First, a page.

Spain’s hosting of Polisario leader exacerbates tensions with Morocco
RABAT - Spain’s hosting of Polisario Front leader Brahim Ghali for medical treatment has exacerbated tensions with Morocco.
These tensions first arose at the end of last year after Madrid announced its rejection of the US recognition of Moroccan sovereignty over the Western Sahara.
Morocco said Sunday that it had summoned Spain’s ambassador to Rabat Ricardo Díez-Hochleitner Rodríguez to protest Spain’s welcoming of Ghali.
The Moroccan foreign ministry said, in a statement, that it had asked the Spanish ambassador “to provide clarifications” about his country’s reception of the Polisario chief.
Moroccan and Spanish media reported Saturday evening that Rabat had summoned the Spanish ambassador after Madrid received Ibrahim Ghali for treatment over a coronavirus infection.
The ministry expressed its regret “for the position of Spain, which hosts on its soil the leader of the separatist (Polisario) militia, accused of committing serious war crimes and gross violations of human rights.”
The ministry expressed disappointment over the attitude of Spain in “hosting a leader of a separatist militia (Polisario) who is accused of war crimes and gross violations to human rights,” describing Madrid’s stance as “contrary to the spirit of partnership and good neighbourliness in regard to a fundamental issue for the Moroccan people (the Saharan province).”
The statement also accused the Spanish authorities of admitting Ghali with a false passport and identity and ignoring several lawsuits against him before Spanish courts on accusations of “war crimes and human rights violations.”
It added, “Spain’s position is surprising and raises legitimate questions, including the admission of Ibrahim Ghali in Spain secretly and with a forged passport”.
It continued, “why did Spain choose not to inform Morocco of the matter? And why did it choose to admit him with a false identity? And why has the Spanish judiciary not yet responded to the numerous complaints lodged by the victims?”
The leader of the Polisario is wanted by Spanish courts for crimes of torture, rape, forced detention and kidnapping in Spain. He entered the country with a false identity in order to avoid having to face problems by the Spanish judicial system.
On Saturday, Moroccan media broadcast video recordings of three Sahrawis, two men and a woman, who used to live in the Tindouf refugee camps in Algeria.
In these recordings, the three individuals demanded that the Spanish authorities arrest Ghali and try him on charges of “human rights violations” and “torture”.
In the video recording, the Sahrawi woman said that, as a “victim of these crimes,” she had previously filed a lawsuit against Ghali in Spain.
Lawyer and Sahara issue expert Nawfal Bouamri, told The Arab Weekly, that the Spanish Public Prosecutor in Madrid had, nearly ten years ago, requested that Ghali be appear before the courts. Since then, the Polisario leader was unable to enter Spain until last Thursday. Bouamri added that the request for his arrest is hence legally founded.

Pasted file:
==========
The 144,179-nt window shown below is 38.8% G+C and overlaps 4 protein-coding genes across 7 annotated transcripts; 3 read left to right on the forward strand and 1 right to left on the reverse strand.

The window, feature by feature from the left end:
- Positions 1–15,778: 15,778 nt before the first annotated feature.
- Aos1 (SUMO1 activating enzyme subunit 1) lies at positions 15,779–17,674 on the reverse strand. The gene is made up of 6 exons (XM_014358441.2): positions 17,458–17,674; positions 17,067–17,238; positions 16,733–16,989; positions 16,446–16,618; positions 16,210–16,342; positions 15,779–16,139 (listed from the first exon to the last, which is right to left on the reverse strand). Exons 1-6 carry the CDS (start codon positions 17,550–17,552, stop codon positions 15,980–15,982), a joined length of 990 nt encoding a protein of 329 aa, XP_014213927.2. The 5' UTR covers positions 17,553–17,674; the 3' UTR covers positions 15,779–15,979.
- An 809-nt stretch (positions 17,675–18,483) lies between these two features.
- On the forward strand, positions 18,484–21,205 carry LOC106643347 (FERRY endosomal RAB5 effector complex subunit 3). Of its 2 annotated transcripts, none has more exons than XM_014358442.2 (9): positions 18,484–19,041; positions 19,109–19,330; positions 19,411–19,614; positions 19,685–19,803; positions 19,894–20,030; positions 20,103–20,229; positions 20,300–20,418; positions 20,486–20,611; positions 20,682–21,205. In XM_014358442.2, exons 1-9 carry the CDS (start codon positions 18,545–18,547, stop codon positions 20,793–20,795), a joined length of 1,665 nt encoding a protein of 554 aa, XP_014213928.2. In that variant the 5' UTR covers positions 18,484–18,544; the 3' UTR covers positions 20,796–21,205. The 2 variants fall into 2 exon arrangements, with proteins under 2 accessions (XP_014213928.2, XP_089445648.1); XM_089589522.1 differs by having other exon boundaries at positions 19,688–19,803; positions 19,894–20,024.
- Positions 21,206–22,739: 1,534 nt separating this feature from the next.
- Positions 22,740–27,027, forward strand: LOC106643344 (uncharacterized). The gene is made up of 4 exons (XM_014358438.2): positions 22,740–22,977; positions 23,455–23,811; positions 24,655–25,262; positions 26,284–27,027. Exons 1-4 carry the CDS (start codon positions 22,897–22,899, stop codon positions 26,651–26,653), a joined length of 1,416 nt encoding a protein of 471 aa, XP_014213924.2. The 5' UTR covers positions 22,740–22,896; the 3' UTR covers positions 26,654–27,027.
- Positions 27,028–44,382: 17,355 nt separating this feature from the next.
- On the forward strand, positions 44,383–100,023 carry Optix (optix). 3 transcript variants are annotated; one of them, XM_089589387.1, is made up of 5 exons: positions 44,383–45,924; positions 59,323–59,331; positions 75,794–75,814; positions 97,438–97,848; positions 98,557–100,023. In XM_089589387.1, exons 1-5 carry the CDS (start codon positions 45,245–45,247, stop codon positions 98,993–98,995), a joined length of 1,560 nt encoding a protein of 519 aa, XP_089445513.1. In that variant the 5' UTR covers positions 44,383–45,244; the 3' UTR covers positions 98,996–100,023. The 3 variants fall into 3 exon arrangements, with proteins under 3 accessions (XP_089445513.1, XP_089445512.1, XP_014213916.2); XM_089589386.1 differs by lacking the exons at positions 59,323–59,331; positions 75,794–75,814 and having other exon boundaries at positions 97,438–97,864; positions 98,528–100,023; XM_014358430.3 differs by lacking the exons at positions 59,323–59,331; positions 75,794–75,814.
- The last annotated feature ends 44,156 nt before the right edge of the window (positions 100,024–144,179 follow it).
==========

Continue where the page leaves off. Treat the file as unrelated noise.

A diplomatic source told The Arab Weekly that Morocco expects from Spain a clear position on this issue that has triggered tensions between Rabat and Madrid. It also expects Spanish Foreign Minister Arancha Gonzalez Laya to translate her words into deeds having described Morocco as a “partner” and a “friend”, and work to create the proper atmosphere for the high Spanish Moroccan joint committee to meet soon. The committee’s session has been postponed more than once at the request of Morocco. This sparked speculations about the existence of a silent crisis between the two countries over the Sahara issue.
On Thursday, Gonzalez admitted, after news reports were published about the matter, that Brahim Ghali was in Spain. But she denied that Ghali’s admission to a Spanish hospital could be reason for conflict with Morocco, which she said is a “friendly” country and a “special partner” of Spain.
Moroccan analysts see an irony in Spain’s backing of separatism in Morocco while fighting it at home, in places such as Catalonia or the Basque Country.
Political writer Mohamed Hamrouche wondered what would have been Madrid’s reaction if Rabat decided, to reciprocate by hosting, for instance, Catalan independence leader Carlos Bogdemont.
Political analyst Mohamed Lekerini believes that this incident will further strain the relations between the two countries, although Spain is trying to safeguard its relations and interests with both Morocco and Algeria, the main backer of the Polisario Front.
But analysts believe Madrid’s position is tenuous and it might be forced in the future to take sides with one of the two parties, especially since the problem has to do with a priority issue in Spain’s foreign policy.
Lekerini did not rule out seeing Morocco take “more drastic steps”, adding that “if Morocco’s territorial integrity is violated, this may push it to sever diplomatic relations between the two countries, as we have recently witnessed a major change at the level of decisions taken by Moroccan diplomacy, which is becoming more daring and more decisive when it comes to issues affecting the higher interests of Morocco.”
Spain is a major trading partner of Morocco and the two countries also collaborate on sensitive issues related to security, immigration and terrorism.
Even in times of tensions, Madrid seems keen to speak in a positive tone about bilateral relations, so as not to lend credence to speculations about a possible break in diplomatic relations between the two countries.